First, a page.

I had this question posed to me and I thought it was interesting, I also think I have a different response than most people would, so let’s talk about it. Do you have too much borrowed for student loans? Does a dollar amount define the answer? Or is it situational?
Current student loan debt dilemma
To illustrate what the current student loan debt landscape looks like, I’d like to show some statistics.
- Since 1970, the average student loan debt has increased by 2,807%. After adjusting for inflation, the average student loan debt has increased 317%.
- The current average student loan balance is $37,113.
- Total student loan debt is currently $1.75 trillion and grows 6 times faster than the national economy.
- Those aged 25-34 are most likely to hold student loan debt, but people aged 35-49 hold the greatest proportion of debt – $600 billion.
- Over 25% of borrowers owe more than $100,000
Student loan debt is a problem. I do believe it’s a manageable problem though. At least, it’s manageable going forward. Which brings me to my next point and the answer to the proposed question.
Here’s my no answer, answer. It depends. Some students will borrow over $100,000, but they could go to school to become a doctor, dentists, lawyers, or engineers.
Another question to ask is what school are you going to? Is it necessary for you to go to a big school that costs $50,000 per year? I think in most instances, probably not.
I think those are the two biggest questions that help answer the “how much too much” question. What are you going to school for and what school are you going to?
I think that the push to go to college to get an education is cyclical. Obviously, there are professions where it is very much needed, but there are others where that’s arguable. I also think that there’s been a lot of innovation done in the educational space that has provided legitimate alternatives to your typical college education. As with most things, however, only time will tell.
What are your post-graduation plans?
Do you anticipate you’ll earn a lot of money? Does your profession have a track record for medium to high earning potential? That is definitely a factor to consider. You could have your sights set on going to college already, but answering those two questions will help you decide what type of university to go to (online, state-run, private, etc.).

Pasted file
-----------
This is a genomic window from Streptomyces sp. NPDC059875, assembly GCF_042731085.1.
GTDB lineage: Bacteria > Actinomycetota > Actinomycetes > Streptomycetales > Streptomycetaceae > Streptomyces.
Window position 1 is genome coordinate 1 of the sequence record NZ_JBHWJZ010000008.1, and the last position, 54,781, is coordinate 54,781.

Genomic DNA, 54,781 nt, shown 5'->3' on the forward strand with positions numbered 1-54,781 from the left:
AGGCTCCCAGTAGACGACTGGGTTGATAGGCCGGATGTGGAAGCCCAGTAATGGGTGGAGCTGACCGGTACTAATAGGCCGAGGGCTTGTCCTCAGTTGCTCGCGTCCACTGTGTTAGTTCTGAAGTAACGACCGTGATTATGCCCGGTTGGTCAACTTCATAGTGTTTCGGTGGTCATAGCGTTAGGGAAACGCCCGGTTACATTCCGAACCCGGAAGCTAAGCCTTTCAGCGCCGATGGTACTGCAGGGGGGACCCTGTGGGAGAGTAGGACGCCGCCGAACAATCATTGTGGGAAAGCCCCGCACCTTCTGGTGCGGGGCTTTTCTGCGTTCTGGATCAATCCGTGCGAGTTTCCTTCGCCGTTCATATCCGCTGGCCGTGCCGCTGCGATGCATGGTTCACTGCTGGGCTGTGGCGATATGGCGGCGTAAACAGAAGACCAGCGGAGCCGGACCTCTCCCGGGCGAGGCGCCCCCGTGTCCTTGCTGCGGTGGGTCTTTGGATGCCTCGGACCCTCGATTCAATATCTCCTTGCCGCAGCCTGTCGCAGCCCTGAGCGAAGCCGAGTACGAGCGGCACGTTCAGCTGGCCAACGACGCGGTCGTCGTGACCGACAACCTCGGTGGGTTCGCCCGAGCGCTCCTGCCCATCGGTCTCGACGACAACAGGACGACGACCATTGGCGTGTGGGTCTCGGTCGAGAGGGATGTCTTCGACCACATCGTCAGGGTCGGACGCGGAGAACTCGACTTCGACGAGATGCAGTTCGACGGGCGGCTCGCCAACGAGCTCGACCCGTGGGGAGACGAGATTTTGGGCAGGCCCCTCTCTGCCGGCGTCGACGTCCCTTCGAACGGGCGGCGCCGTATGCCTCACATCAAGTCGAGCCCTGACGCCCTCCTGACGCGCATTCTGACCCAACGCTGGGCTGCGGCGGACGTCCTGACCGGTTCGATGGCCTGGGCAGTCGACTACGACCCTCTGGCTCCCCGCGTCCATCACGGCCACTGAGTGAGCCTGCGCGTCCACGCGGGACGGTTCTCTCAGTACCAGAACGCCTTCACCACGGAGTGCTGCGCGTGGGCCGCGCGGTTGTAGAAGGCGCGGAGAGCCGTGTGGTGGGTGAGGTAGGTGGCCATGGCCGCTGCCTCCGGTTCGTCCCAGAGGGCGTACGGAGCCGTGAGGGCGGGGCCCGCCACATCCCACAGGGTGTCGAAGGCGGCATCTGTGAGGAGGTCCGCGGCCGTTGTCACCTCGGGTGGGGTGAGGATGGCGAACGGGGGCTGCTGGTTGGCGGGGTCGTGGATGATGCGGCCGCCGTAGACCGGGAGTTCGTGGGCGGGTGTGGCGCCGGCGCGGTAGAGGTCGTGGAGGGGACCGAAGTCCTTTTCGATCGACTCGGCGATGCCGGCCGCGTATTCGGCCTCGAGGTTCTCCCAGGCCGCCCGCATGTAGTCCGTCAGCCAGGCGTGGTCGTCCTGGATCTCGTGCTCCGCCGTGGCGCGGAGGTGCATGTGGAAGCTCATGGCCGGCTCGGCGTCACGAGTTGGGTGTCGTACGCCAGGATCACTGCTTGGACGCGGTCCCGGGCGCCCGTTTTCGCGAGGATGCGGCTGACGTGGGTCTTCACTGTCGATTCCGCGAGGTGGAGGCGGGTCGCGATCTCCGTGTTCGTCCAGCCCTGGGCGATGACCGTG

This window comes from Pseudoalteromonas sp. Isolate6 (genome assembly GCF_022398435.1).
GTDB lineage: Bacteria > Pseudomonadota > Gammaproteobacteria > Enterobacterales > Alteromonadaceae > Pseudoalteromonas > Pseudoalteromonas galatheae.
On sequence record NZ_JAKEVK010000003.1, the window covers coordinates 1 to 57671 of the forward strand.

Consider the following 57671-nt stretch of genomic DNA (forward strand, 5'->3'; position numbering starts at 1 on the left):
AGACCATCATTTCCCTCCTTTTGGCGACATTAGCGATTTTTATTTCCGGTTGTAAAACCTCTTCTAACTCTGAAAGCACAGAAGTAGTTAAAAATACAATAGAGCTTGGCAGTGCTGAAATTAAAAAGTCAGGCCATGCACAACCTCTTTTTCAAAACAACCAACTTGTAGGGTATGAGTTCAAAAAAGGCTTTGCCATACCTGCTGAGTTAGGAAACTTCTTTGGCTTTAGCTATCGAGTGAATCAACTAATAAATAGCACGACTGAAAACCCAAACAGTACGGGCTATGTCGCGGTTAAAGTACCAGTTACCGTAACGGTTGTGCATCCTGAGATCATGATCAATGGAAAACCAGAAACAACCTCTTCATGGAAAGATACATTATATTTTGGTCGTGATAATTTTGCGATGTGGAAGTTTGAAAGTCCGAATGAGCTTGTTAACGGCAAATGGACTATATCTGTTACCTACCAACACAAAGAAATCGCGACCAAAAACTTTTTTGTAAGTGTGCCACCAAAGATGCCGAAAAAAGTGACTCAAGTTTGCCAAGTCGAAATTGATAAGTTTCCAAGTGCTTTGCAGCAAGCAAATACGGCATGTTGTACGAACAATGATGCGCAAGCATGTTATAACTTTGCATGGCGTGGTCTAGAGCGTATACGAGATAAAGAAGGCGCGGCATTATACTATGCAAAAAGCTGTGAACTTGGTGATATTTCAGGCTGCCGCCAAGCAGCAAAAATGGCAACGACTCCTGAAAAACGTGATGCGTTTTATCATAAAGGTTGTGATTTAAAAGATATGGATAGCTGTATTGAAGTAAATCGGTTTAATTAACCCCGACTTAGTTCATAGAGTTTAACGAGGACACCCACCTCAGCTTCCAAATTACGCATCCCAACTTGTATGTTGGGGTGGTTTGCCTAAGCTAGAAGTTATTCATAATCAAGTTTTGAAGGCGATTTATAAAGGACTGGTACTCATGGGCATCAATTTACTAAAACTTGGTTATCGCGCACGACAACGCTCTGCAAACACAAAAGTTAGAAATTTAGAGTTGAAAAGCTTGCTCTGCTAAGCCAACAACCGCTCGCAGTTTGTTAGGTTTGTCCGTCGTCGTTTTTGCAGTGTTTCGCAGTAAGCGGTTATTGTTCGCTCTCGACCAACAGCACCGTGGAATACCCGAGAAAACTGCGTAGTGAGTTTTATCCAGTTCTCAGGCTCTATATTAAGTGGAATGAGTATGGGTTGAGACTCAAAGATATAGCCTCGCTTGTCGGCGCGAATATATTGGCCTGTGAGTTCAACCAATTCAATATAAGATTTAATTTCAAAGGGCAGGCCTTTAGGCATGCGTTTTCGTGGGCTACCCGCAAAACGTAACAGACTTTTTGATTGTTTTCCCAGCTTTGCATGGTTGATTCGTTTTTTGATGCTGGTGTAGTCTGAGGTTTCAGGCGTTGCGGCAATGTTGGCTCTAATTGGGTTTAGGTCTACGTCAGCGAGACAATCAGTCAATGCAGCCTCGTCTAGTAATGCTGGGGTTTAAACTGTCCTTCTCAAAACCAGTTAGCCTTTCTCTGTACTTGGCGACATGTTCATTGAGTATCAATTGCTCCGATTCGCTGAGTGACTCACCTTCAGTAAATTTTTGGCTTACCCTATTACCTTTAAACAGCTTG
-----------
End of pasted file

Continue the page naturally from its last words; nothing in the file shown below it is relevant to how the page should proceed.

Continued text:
There’s a percentage answer, there’s not really a dollar amount answer because it’s relative to your income. Lenders, specifically, want to see your debt to income ratio below 43%. So if your projected income to debt ratio is above that number, then you need to think about alternatives.
How much is the average starting salary in your industry for your position? If it’s $50,000 per year, that’s where you start. How much student loans will you have when you graduate? Using the national average, it’s $37,113.
Breaking it down. Your monthly gross income is $4,166.67. You plan to pay off your student loans in 10 years and your interest rate on that debt is 8%, so your monthly payment is $450.28. Your debt to income ratio is roughly 11%.
If you’re looking for a home to purchase, the proposed mortgage will get added to that monthly student loan payment to help calculate your new debt to income ratio, so pay attention to that as well.
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My name is Jacob Sensiba and I am a Financial Advisor. My areas of expertise include, but are not limited to, retirement planning, budgets, and wealth management. Please feel free to contact me at: firstname.lastname@example.org